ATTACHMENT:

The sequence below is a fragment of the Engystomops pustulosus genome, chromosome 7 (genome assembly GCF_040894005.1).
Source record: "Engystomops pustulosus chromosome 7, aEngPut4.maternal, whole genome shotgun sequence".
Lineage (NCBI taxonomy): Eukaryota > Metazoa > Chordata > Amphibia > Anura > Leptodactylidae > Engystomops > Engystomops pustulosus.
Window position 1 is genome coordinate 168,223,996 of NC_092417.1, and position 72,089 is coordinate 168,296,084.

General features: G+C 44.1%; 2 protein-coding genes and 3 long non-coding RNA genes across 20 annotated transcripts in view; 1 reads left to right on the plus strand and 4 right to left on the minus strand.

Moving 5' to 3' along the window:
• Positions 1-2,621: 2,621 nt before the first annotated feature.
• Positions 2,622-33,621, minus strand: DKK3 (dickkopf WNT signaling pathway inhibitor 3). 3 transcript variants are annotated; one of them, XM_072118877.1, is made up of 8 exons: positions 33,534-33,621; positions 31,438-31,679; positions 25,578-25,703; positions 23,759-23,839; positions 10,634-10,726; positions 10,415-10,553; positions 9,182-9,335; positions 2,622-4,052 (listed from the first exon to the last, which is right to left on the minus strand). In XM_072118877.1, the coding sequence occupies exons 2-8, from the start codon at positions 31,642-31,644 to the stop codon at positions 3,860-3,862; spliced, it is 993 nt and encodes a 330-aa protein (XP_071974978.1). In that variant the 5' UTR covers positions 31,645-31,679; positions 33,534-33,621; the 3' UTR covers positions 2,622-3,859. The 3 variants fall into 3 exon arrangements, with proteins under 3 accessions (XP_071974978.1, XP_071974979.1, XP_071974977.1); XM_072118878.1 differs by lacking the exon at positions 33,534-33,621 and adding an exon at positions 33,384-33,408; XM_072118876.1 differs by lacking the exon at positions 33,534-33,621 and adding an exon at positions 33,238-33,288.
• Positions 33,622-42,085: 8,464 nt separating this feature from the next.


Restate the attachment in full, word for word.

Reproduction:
The sequence below is a fragment of the Engystomops pustulosus genome, chromosome 7 (genome assembly GCF_040894005.1).
Source record: "Engystomops pustulosus chromosome 7, aEngPut4.maternal, whole genome shotgun sequence".
Lineage (NCBI taxonomy): Eukaryota > Metazoa > Chordata > Amphibia > Anura > Leptodactylidae > Engystomops > Engystomops pustulosus.
Window position 1 is genome coordinate 168,223,996 of NC_092417.1, and position 72,089 is coordinate 168,296,084.

General features: G+C 44.1%; 2 protein-coding genes and 3 long non-coding RNA genes across 20 annotated transcripts in view; 1 reads left to right on the plus strand and 4 right to left on the minus strand.

Moving 5' to 3' along the window:
• Positions 1-2,621: 2,621 nt before the first annotated feature.
• Positions 2,622-33,621, minus strand: DKK3 (dickkopf WNT signaling pathway inhibitor 3). 3 transcript variants are annotated; one of them, XM_072118877.1, is made up of 8 exons: positions 33,534-33,621; positions 31,438-31,679; positions 25,578-25,703; positions 23,759-23,839; positions 10,634-10,726; positions 10,415-10,553; positions 9,182-9,335; positions 2,622-4,052 (listed from the first exon to the last, which is right to left on the minus strand). In XM_072118877.1, the coding sequence occupies exons 2-8, from the start codon at positions 31,642-31,644 to the stop codon at positions 3,860-3,862; spliced, it is 993 nt and encodes a 330-aa protein (XP_071974978.1). In that variant the 5' UTR covers positions 31,645-31,679; positions 33,534-33,621; the 3' UTR covers positions 2,622-3,859. The 3 variants fall into 3 exon arrangements, with proteins under 3 accessions (XP_071974978.1, XP_071974979.1, XP_071974977.1); XM_072118878.1 differs by lacking the exon at positions 33,534-33,621 and adding an exon at positions 33,384-33,408; XM_072118876.1 differs by lacking the exon at positions 33,534-33,621 and adding an exon at positions 33,238-33,288.
• Positions 33,622-42,085: 8,464 nt separating this feature from the next.